DALLAS (TIP): The Dallas City Council on Wednesday, September 3, offered broad support for a proposal to hand over Fair Park’s operations and management to a private, nonprofit group. A special Fair Park task force briefed the council – and the Dallas Park and Recreation Board – on that and other plans to revitalize the 277-acre, city-owned park.
The ninemember group was tasked by Mayor Mike Rawlings to come up with “dramatic ideas.” Topping the list was the idea to overhaul Fair Park’s labyrinth governance structure and replace it with a model that’s been successful at the Dallas Zoo. Other proposals included improving access to Fair Park and establishing a community park on its southern side. And though there were no formal votes, council members were clearly impressed.
“Today was to talk about this and measure the passion – that was my goal,” Rawlings said. “And I got a lot of passion. … There is some real gold in the visions you laid out.” Now the hard part begins, especially as it relates to Fair Park’s operations and management. Council members had lots of questions:
What might privatization actually look like?
How would the nonprofit be organized?
Who would serve on the group’s board?
How would the surrounding community be involved?
And quite simply, what’s the next step?
Task force members acknowledged that there aren’t easy answers in untangling the bureaucratic web that’s held back Fair Park for years. And they deferred to the council and park board in coming up with the best way to implement any recommendations. But the panel was clear that a new governance model – combined with improved funding – was critical.
“You have to fix the governance first, the money second, and good things should happen,” said Jack Matthews, a Dallas developer who serves on the task force. The Fair Park task force – led by Linda Perryman Evans, president of the Meadows Foundation – featured prominent officials like former City Manager Mary Suhm, former City Council member Diane Ragsdale and Park Board President Max Wells.
Over the last several months, the group gathered nearly 30 times in meetings that were closed to the public. The end result was a 46- page report that echoed many past Fair Park studies, including a comprehensive development plan that was completed in 2003.
The task force’s report, however, was noteworthy in its keen focus on Fair Park’s governance. The city owns and operates Fair Park. The State Fair of Texas takes over the park during its annual run, but the Dallas Park and Recreation Board and ultimately the City Council otherwise set the park’s policy and direction. And that’s only the beginning of a cavalcade of city departments, appointed boards, nonprofit entities, preservationists, private companies and other groups that have a say in how things are done at Fair Park.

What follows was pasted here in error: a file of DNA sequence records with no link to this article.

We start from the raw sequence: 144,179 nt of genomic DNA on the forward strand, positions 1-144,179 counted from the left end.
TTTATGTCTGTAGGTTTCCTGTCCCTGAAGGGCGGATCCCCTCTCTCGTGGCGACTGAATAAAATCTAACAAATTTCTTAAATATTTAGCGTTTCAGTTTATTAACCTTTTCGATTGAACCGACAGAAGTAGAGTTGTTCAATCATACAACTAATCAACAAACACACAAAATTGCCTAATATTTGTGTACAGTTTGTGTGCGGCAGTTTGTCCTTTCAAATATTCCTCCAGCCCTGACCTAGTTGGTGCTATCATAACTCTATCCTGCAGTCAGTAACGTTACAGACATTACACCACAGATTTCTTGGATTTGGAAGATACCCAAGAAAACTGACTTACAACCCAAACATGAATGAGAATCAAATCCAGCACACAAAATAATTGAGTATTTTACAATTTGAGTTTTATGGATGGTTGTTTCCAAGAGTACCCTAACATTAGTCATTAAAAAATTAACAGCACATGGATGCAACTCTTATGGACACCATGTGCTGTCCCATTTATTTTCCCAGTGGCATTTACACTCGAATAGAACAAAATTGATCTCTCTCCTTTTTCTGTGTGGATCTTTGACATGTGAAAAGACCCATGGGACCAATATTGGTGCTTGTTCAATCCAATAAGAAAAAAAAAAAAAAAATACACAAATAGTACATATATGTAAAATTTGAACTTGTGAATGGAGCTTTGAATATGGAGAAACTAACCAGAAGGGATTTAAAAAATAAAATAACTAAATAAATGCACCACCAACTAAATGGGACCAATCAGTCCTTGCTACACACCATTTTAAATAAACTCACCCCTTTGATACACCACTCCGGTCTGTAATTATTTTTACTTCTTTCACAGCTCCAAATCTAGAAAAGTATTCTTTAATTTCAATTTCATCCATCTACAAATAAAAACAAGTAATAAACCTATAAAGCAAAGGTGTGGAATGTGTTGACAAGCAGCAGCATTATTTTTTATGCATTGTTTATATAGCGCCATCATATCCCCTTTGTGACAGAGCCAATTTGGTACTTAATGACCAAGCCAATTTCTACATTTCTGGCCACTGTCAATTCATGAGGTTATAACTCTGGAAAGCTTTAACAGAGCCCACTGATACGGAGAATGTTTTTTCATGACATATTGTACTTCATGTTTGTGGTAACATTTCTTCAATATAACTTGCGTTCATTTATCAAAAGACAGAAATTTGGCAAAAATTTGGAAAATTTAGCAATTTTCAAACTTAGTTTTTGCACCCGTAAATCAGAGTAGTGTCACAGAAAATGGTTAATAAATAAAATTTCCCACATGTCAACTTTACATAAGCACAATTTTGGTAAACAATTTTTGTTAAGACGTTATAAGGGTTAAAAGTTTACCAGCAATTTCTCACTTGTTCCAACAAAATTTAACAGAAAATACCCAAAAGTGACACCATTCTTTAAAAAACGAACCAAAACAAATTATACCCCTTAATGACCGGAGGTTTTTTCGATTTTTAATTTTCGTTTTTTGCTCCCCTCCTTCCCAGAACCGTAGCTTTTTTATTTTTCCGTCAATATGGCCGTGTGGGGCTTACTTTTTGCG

The task force proposes to cut through that maze by creating a new nonprofit that would be the park’s sole governing body. The group would still report to the city, and its board would represent the various stakeholders in and around Fair Park. But with its own executive director and staff, the nonprofit alone would handle scheduling, maintenance, operations and marketing. That would eliminate red tape, encourage more investment and create an avenue for other major improvements to follow, officials said. “I’m with this 100 percent,” Council Member Dwaine Caraway said.
“This is … where we should’ve been a long time ago.” There were some reservations. Some council members complained about the task force’s secrecy and relative lack of community involvement. Some pointed out that the suggested financial infusions – Fair Park’s capital needs are $478 million – had to be weighed against other dire demands in the city. Several also made a point to highlight that the park department has done a pretty good job running Fair Park, all things considered.
“The park department works hard to maintain this jewel with what they have,” Monica Alonzo said. Some council members also focused on other recommendations. Rawlings, for instance, stressed that a proposal to lower Interstate 30 near Fair Park and to cover it with a deck park is “one of the most transformative ideas in the city of Dallas.”
But most were curious about how the proposed governance model might work. Jennifer Staubach Gates and Scott Griggs pressed for more details on the structure and responsibilities of the proposed nonprofit organization. Tennell Atkins emphasized that there needs to be a timeline outlining how everything would come together. And Rawlings cautioned that there are legal and logistical hurdles in making it all happen. Officials, however, aren’t wasting any time. Wells, the Park Board president, pledged that his board would “move quickly.”